In the video of my 13 year old’s first try on the trapeze, you can hear the teacher instructing him to jump on “hep.” He can’t quite bring himself to actually jump off the platform the first time, so the teacher gently repeats the command.

The boy never did get his knees over the bar, but days later I discovered that he had done something far more remarkable.

We were reminiscing about his amazing trapeze adventure when I asked my son,”Was there ever a time during the lesson when you thought – Nah, this is way too scary. I’m not going to jump.”

“Yeah!” he replied.

“But just the first time, right?” I asked.

“No. Every single time I got up to the platform, I seriously thought about not jumping and just climbing back down the ladder.”

I’ve always told my kids that you can’t be brave without being scared. If the level of fear they felt is commensurate with their level of bravery – I think they should all be draped and festooned with medals right now! I had no idea that he was so scared…I was so proud of him for climbing that ladder and taking that enormous leap of faith over and over again.

Speaking of scared, you might be wondering where my 10 year old daughter was while all of this was happening. She was lying on the ground – with the saddest look on her face. Kind of like the fish we had seen in the aquarium the day before:

For the first hour, you could see that she was at war with herself. She couldn’t bring herself to give it a try and was getting more and more upset as her brothers took their turns. Finally, one of the instructors came over and said that doing the trapeze is all about gaining a sense of accomplishment by pushing through fear. He suggested that her goal for the day could simply be to climb the ladder.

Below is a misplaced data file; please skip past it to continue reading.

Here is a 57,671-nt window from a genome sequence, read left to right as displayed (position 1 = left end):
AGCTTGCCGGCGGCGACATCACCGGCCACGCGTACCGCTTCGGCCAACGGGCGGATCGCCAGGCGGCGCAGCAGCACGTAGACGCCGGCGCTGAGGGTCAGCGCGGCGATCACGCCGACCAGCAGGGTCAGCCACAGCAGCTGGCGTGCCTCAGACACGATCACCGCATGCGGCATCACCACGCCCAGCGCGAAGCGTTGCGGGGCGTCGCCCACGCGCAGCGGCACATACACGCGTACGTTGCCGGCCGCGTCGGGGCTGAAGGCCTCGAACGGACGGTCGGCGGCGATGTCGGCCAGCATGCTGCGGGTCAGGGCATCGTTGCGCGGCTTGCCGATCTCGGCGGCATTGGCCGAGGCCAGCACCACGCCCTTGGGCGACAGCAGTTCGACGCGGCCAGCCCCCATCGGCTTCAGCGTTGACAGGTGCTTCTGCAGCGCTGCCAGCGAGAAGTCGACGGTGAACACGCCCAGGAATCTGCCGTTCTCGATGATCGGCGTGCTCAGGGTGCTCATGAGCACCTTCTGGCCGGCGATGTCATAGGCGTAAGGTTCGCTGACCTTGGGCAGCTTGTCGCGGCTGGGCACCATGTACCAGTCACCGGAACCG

She pondered this, but was intimidated by the thought of taking even that step. One kind lady, a trapeze veteran, walked over and offered to climb up right behind her to spot her from behind. She kept resolving to try it, but would change her mind the next second. We kept reassuring her that she didn’t have to do it if she didn’t want to, but finally, she decided to go for it! We whooped and cheered for her when she made it to the top of the ladder! We could hardly wait for her to climb back down to give her a congratulatory hug… We were surprised to see that the instructor at the top was rehooking her harnesses.

And then this happened:

When she got back down, I asked her why she had decided to go for the swing.

“I think the instructor at the top didn’t realize I was just going to climb the ladder. She just assumed I was going to jump. So I did.”

Flush with the thrill of her accomplishment, we all asked her, “Do you want to go again?!”

“No.”

And I could totally respect that!

Baltimore in 2 days with 3 kids, Pt. 2

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It was this kid’s 16th birthday!

We got tickets to the National Aquarium for 9 am…just in time to see the sharks eat their breakfast of fish and squid…They’re kept well-fed so they don’t eat their smaller tank mates:

This giant sea turtle was a rescue. He had to be amputated because of an infection, but he’s doing just fine now.

My favorites were the Jellyfish:

We got a couple of little bitty shrimp at the gift shop for my birthday boy:

We did a quick stroll through the Baltimore Civil War museum, which happens to be right across the street from our hotel. It’s located in what used to be the President Street Station…

And then we walked to Miss Shirley’s for lunch. It was worth the longish wait:

We were excited to take a ride on the Chessie boats:

…but sadly, they were not running.

We took a water taxi instead. It’s a great deal at $14 for unlimited rides all day.

It turned out to be a relaxing way to get great views of the Harbor.